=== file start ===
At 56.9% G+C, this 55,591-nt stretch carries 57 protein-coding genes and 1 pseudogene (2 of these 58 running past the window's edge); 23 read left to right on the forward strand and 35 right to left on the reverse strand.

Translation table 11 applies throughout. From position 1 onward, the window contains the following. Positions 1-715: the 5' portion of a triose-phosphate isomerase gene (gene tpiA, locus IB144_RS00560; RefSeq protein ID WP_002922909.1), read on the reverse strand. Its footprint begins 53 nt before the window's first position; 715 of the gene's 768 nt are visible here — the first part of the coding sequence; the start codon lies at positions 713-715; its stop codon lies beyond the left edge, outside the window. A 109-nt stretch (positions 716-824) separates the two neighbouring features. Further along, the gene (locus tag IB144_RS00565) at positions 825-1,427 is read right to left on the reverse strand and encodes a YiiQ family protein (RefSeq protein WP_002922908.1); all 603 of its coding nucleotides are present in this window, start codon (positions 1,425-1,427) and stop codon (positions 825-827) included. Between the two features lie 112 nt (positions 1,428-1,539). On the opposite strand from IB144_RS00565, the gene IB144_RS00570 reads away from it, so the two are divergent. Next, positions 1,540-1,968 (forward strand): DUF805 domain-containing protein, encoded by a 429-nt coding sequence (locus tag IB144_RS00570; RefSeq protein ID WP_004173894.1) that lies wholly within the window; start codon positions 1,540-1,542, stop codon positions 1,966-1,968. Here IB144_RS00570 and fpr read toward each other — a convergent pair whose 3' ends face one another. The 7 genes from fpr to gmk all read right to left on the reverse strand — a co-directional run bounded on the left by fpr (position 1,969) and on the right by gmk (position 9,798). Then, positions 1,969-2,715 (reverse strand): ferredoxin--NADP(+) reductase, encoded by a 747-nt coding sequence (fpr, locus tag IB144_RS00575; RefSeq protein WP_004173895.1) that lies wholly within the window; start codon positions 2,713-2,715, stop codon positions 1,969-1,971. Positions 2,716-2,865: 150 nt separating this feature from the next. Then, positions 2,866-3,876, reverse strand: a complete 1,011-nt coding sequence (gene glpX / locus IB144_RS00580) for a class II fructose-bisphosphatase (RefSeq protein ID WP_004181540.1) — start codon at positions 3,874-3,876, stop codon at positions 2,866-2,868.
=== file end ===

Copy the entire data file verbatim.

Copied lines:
At 56.9% G+C, this 55,591-nt stretch carries 57 protein-coding genes and 1 pseudogene (2 of these 58 running past the window's edge); 23 read left to right on the forward strand and 35 right to left on the reverse strand.

Translation table 11 applies throughout. From position 1 onward, the window contains the following. Positions 1-715: the 5' portion of a triose-phosphate isomerase gene (gene tpiA, locus IB144_RS00560; RefSeq protein ID WP_002922909.1), read on the reverse strand. Its footprint begins 53 nt before the window's first position; 715 of the gene's 768 nt are visible here — the first part of the coding sequence; the start codon lies at positions 713-715; its stop codon lies beyond the left edge, outside the window. A 109-nt stretch (positions 716-824) separates the two neighbouring features. Further along, the gene (locus tag IB144_RS00565) at positions 825-1,427 is read right to left on the reverse strand and encodes a YiiQ family protein (RefSeq protein WP_002922908.1); all 603 of its coding nucleotides are present in this window, start codon (positions 1,425-1,427) and stop codon (positions 825-827) included. Between the two features lie 112 nt (positions 1,428-1,539). On the opposite strand from IB144_RS00565, the gene IB144_RS00570 reads away from it, so the two are divergent. Next, positions 1,540-1,968 (forward strand): DUF805 domain-containing protein, encoded by a 429-nt coding sequence (locus tag IB144_RS00570; RefSeq protein ID WP_004173894.1) that lies wholly within the window; start codon positions 1,540-1,542, stop codon positions 1,966-1,968. Here IB144_RS00570 and fpr read toward each other — a convergent pair whose 3' ends face one another. The 7 genes from fpr to gmk all read right to left on the reverse strand — a co-directional run bounded on the left by fpr (position 1,969) and on the right by gmk (position 9,798). Then, positions 1,969-2,715 (reverse strand): ferredoxin--NADP(+) reductase, encoded by a 747-nt coding sequence (fpr, locus tag IB144_RS00575; RefSeq protein WP_004173895.1) that lies wholly within the window; start codon positions 2,713-2,715, stop codon positions 1,969-1,971. Positions 2,716-2,865: 150 nt separating this feature from the next. Then, positions 2,866-3,876, reverse strand: a complete 1,011-nt coding sequence (gene glpX / locus IB144_RS00580) for a class II fructose-bisphosphatase (RefSeq protein ID WP_004181540.1) — start codon at positions 3,874-3,876, stop codon at positions 2,866-2,868.